New Urbanism

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Where the Middle Class Is No Longer a Majority

Words on the Street highlights the best writing on cities.

jacksonmichigan

How to Brew a Midwest Downtown Renaissance

Start with small Main Street projects that restore walkability.

Knights of Columbus Building, Gary, Indiana (Wikimedia Commons)

Are the Lights Back On in Gary?

How the former Indiana steel capital is being revived.

Joseph Sohm / Shutterstock.com

Where Millennials Live

Words on the Street highlights the week’s best writing on cities.

Victor Jucá/CinemaScópio

The Age of Aquarius: An Urbanist Battle in Brazil

Anchored by a brilliant lead performance, “Aquarius” casts the battle for urban development as high-stakes cinema.

Wikimedia Commons

Why Ballparks Can’t Save Cities

Neoclassical stadiums have revitalized baseball, but don’t automatically create vibrant neighborhoods.

Justin Snow / Flickr

Does Small, Local Retail Matter?

When revitalized downtowns become dominated by chain stores, independent businesses struggle to compete.

MORE IN New Urbanism

Bring Back Penn Station

Let New York’s rail hub be a temple—not a rats’ nest of tunnels.

Is Bad City Planning Making Us Lonely?

Words on the Street highlights the week’s best writing on cities.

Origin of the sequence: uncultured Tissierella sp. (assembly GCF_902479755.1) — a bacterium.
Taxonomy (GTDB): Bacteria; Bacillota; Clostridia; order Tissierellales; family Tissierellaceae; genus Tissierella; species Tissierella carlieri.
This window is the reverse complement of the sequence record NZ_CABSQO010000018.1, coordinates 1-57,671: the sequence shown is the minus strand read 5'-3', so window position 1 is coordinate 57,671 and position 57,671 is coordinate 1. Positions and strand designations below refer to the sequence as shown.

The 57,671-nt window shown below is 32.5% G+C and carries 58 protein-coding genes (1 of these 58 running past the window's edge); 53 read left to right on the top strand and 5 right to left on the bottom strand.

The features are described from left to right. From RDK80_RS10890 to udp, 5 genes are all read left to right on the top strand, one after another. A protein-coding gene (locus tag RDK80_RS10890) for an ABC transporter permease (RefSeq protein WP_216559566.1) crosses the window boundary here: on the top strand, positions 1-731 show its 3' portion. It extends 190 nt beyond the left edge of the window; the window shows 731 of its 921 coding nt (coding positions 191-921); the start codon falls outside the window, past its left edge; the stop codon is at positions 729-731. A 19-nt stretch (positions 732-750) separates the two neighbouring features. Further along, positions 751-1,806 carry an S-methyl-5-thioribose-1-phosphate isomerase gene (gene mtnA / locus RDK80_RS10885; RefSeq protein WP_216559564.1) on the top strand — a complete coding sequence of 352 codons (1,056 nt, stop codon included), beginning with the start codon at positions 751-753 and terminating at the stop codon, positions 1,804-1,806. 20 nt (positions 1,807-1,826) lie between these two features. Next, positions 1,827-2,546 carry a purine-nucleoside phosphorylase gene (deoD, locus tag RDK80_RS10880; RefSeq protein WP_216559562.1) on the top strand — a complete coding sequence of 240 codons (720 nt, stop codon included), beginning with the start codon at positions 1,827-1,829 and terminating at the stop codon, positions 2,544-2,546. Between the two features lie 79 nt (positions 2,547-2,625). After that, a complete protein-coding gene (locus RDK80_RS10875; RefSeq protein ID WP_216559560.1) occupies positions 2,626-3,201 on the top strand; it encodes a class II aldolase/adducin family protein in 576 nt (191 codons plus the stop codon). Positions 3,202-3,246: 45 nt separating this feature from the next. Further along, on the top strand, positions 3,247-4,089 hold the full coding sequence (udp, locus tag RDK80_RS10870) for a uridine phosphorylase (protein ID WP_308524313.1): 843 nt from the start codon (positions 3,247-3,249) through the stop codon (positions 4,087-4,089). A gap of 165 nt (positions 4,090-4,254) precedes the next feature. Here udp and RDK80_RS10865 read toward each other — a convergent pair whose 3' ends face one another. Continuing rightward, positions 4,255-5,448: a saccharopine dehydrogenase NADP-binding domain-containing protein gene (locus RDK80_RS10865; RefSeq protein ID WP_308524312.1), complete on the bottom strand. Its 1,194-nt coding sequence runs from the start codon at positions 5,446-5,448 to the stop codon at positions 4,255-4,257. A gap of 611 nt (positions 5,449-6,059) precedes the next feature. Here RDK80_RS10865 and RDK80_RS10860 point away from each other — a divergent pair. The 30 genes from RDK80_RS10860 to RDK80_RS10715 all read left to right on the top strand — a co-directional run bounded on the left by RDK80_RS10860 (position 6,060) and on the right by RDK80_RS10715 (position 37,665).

Will We Always Have Paris?

Words on the Street highlights the week’s best writing on cities.

Google Maps and What Makes a Neighborhood Interesting

Can an algorithm really understand what makes a successful place?

Words on the Street

In this week’s best writing on cities: Why today’s DC memorials fail to inspire.

Out of Portland’s Shadow

Once easily overlooked, Vancouver, Wash. is becoming a real city.

Burke and My Vocation in the Crosswalk

The crossing guard is one of the little platoon leaders who brings order to urban life.

Words on the Street

In this week’s best writing on cities: Jane Jacobs, radical or reactionary conservative?

Why Sprawl Is Not the Only Choice

The misleading “land-use trilemma” suggests that affordable housing always requires expanding the suburbs.

Detroit Never Died

When the city government went bankrupt, private citizens continued rebuilding.